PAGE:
by Todd Spangler
Originally published: July 11, 2016
The U.S. Supreme Court said late last month that it will consider the case of a 12-year-old Jackson, Mich., girl with cerebral palsy and a goldendoodle named Wonder, deciding whether Ehlena Fry’s family can sue for damages from a school district that balked at the service dog’s presence in the classroom.
Stacy and Brent Fry brought the case against Napoleon Community Schools and the Jackson County Intermediate School District in 2012 under the Americans with Disabilities Act, arguing that school officials — who initially prohibited Ehlena from bringing Wonder to school — denied her equal access to programs and ultimately the chance to interact with other students at Ezra Eby Elementary.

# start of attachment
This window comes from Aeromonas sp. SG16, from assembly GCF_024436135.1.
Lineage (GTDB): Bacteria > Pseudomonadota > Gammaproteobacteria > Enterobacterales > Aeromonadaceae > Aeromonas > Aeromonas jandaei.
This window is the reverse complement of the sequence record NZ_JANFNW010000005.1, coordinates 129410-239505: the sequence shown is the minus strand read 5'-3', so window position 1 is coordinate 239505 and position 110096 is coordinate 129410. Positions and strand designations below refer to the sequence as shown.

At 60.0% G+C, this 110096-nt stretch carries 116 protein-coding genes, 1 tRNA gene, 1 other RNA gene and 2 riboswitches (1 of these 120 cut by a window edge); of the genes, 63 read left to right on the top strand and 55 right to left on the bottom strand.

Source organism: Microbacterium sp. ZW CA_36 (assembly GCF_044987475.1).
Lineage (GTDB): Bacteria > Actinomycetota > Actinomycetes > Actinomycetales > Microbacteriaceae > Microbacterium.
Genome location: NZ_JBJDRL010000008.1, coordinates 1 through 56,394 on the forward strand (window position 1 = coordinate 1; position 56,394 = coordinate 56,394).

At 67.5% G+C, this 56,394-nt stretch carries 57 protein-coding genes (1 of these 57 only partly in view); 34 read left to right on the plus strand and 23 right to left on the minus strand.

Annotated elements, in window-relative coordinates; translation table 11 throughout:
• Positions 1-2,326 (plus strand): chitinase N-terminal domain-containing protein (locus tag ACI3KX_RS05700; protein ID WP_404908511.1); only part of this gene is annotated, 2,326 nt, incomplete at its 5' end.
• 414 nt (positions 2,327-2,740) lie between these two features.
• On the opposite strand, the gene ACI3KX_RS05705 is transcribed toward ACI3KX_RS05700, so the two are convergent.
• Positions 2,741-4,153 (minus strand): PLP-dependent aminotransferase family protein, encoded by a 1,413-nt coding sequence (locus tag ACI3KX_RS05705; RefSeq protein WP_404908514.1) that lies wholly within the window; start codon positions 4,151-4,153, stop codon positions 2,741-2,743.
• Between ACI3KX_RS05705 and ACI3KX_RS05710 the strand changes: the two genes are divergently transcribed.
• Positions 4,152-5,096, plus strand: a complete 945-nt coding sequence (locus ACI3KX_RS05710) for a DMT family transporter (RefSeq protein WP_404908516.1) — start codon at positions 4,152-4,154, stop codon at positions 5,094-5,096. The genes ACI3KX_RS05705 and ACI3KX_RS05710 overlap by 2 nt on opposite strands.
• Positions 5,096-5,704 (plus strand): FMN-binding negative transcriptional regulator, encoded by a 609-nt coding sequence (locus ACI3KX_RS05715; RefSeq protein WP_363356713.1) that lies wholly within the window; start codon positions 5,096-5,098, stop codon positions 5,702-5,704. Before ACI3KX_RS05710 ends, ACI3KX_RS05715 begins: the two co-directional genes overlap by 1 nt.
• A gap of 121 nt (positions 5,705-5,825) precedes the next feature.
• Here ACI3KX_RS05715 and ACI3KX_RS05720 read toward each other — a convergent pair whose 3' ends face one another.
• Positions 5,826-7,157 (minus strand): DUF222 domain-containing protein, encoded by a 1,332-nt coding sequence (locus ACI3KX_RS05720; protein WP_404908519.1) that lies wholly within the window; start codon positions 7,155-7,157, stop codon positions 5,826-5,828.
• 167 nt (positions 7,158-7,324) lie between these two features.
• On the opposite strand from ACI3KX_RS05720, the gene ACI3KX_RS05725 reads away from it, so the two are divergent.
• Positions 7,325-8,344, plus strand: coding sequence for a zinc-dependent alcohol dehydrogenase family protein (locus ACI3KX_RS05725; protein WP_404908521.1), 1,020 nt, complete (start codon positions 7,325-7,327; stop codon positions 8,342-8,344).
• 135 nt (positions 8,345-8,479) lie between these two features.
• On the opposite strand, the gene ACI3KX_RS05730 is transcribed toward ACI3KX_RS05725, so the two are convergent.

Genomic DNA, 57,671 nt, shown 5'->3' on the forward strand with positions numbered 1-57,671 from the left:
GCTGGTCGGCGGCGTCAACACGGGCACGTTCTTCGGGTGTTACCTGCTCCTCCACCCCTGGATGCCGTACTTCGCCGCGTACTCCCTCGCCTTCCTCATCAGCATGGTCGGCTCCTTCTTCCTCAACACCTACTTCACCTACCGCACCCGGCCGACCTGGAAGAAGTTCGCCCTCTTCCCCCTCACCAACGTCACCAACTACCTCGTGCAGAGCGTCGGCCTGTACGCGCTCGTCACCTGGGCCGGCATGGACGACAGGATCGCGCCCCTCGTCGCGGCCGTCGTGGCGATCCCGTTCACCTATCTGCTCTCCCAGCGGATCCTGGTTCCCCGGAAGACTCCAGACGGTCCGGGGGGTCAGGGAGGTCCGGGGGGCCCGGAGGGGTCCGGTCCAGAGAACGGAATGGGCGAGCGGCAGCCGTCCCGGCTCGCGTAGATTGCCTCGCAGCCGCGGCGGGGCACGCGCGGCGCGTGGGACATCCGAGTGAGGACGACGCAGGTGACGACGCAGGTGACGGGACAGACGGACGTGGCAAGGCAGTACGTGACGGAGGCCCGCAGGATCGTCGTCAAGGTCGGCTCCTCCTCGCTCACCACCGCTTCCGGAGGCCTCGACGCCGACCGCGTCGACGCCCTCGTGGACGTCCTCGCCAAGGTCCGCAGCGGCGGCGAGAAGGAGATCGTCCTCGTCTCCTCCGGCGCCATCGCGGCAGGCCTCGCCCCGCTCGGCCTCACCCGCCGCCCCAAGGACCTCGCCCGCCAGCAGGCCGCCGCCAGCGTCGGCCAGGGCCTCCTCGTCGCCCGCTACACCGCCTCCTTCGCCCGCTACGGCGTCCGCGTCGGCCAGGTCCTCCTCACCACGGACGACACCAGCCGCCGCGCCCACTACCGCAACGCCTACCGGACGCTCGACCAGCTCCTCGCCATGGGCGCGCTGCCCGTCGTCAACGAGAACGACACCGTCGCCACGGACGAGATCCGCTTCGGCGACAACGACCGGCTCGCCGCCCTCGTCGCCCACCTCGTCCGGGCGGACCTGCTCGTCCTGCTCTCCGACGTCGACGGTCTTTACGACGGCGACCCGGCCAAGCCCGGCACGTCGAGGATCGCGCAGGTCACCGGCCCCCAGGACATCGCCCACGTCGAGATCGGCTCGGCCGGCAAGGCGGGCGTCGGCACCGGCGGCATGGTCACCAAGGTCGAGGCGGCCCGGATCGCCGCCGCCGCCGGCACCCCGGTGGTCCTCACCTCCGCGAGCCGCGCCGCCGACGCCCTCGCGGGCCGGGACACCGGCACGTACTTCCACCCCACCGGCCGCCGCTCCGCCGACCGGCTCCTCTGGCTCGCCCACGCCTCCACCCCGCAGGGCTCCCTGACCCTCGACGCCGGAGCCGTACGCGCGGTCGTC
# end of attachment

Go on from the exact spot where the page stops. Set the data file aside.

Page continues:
“This case could once and for all remove unfair legal hurdles for victims of discrimination across the country that prevent them from seeking justice guaranteed by the ADA,” said Michael Steinberg, legal director of the American Civil Liberties Union in Michigan, which brought the suit with the Frys. “To force a child to choose between her independence and education is not only illegal, it is heartless.”